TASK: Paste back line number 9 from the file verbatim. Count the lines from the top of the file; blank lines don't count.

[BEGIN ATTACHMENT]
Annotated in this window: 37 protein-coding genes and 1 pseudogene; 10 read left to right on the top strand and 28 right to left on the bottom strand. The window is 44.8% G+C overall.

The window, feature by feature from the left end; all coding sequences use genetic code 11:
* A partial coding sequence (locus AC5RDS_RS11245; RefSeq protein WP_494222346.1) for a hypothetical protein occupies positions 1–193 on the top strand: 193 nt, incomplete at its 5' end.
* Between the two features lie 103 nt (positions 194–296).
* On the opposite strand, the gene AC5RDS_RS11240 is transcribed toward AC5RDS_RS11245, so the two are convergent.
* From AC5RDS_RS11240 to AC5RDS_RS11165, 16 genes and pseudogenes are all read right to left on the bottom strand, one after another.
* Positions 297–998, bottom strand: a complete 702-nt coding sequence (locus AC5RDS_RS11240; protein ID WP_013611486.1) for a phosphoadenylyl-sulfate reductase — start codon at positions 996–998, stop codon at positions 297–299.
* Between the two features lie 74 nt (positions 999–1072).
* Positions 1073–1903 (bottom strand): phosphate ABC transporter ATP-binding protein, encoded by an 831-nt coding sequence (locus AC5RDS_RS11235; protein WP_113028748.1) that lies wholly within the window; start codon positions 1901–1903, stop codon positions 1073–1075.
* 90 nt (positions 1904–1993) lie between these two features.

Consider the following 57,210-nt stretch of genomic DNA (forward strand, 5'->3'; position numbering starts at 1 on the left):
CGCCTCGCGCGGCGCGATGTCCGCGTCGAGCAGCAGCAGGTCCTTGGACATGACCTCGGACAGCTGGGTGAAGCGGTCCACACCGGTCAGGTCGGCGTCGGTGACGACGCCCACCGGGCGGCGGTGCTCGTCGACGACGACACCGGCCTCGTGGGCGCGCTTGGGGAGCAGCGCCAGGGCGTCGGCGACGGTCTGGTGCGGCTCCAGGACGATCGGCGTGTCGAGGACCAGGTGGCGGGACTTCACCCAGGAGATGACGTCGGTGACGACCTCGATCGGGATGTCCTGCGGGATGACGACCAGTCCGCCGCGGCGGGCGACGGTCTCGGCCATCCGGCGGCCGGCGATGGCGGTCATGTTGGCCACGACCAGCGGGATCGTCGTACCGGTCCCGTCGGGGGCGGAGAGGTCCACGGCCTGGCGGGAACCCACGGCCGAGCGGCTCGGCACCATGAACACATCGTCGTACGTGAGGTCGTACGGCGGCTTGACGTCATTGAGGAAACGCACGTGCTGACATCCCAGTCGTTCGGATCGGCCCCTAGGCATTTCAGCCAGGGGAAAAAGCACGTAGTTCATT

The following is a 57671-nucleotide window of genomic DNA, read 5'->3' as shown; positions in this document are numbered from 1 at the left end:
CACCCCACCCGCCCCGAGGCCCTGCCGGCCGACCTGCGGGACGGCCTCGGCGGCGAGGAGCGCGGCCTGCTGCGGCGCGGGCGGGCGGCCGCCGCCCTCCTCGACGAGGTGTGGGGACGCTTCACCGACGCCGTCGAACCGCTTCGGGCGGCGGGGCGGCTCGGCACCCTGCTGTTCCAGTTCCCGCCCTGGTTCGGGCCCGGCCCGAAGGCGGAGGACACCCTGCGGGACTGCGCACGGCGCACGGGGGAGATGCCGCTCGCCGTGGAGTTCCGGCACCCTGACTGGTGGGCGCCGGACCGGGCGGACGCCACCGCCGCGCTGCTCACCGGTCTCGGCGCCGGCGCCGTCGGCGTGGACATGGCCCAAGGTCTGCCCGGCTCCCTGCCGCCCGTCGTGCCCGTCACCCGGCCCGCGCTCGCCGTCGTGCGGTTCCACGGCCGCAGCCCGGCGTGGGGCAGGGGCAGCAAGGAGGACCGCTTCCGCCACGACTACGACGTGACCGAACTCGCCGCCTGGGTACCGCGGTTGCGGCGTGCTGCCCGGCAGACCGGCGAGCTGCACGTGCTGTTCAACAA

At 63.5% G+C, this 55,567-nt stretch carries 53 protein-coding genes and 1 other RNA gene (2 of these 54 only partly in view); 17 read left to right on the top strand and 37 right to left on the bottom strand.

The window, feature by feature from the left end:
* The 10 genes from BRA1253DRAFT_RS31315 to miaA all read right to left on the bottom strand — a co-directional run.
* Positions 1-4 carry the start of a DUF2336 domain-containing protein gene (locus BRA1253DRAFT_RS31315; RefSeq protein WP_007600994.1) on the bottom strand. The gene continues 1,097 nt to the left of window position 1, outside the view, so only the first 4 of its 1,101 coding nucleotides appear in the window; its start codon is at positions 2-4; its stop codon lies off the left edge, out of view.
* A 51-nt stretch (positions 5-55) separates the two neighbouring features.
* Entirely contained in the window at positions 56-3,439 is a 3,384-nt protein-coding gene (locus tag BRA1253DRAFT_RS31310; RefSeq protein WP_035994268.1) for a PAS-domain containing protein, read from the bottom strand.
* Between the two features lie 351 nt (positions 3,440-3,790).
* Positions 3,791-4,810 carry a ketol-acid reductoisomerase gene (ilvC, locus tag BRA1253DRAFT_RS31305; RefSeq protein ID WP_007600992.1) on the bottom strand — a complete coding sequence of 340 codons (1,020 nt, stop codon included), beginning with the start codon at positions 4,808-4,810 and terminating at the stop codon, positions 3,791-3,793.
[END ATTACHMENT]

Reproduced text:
* Positions 1073–1903 (bottom strand): phosphate ABC transporter ATP-binding protein, encoded by an 831-nt coding sequence (locus AC5RDS_RS11235; protein WP_113028748.1) that lies wholly within the window; start codon positions 1901–1903, stop codon positions 1073–1075.